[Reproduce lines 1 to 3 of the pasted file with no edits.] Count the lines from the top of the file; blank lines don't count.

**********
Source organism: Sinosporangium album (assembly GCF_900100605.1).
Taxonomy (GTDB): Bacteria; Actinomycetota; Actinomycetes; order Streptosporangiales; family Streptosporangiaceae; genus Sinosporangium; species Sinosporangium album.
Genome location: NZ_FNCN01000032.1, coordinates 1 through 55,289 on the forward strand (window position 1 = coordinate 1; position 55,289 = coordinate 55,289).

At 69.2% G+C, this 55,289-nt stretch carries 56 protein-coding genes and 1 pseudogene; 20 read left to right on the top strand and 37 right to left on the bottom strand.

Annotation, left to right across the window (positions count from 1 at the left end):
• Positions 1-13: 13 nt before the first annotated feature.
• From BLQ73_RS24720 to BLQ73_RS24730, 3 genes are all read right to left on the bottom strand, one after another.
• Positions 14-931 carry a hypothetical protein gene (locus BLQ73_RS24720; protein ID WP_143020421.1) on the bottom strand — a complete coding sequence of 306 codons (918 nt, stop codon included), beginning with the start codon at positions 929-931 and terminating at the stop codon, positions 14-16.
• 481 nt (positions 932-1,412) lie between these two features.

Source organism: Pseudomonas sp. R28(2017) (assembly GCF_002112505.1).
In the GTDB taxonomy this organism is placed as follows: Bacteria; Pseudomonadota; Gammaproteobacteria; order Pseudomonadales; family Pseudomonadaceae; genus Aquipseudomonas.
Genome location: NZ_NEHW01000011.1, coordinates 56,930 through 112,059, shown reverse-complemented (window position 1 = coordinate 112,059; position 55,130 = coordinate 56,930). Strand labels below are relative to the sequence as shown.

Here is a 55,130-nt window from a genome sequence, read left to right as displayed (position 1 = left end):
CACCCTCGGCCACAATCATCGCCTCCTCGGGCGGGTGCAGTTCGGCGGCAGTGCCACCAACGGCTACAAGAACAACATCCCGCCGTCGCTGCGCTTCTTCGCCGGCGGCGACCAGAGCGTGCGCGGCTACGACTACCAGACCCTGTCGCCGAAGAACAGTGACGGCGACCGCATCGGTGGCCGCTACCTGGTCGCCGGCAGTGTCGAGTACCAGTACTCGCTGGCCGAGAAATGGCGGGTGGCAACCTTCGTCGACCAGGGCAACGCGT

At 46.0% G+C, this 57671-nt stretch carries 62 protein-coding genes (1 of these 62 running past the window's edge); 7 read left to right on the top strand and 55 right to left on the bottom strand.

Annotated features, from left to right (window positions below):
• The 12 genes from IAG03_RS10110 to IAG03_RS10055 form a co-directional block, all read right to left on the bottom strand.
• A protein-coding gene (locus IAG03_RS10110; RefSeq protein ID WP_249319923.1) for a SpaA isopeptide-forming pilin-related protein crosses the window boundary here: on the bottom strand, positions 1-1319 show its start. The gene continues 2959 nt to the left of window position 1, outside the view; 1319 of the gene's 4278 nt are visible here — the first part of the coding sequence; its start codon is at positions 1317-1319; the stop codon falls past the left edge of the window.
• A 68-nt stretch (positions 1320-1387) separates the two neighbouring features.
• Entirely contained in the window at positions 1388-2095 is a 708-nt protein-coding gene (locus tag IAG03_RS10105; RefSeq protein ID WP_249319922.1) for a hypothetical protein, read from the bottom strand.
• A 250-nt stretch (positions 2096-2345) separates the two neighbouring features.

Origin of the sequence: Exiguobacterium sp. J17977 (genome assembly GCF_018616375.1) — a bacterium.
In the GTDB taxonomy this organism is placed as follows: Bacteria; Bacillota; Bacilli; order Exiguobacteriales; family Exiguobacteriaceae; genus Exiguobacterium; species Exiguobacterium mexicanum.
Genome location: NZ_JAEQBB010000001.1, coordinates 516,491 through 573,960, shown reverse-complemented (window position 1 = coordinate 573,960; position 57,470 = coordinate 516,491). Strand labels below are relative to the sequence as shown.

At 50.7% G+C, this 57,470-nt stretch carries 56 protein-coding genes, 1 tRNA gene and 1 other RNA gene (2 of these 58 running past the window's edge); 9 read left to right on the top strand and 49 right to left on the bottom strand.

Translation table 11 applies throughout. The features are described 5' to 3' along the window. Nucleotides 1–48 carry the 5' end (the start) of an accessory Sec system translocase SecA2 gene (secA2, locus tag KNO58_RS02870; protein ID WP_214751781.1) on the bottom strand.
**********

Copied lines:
Source organism: Sinosporangium album (assembly GCF_900100605.1).
Taxonomy (GTDB): Bacteria; Actinomycetota; Actinomycetes; order Streptosporangiales; family Streptosporangiaceae; genus Sinosporangium; species Sinosporangium album.
Genome location: NZ_FNCN01000032.1, coordinates 1 through 55,289 on the forward strand (window position 1 = coordinate 1; position 55,289 = coordinate 55,289).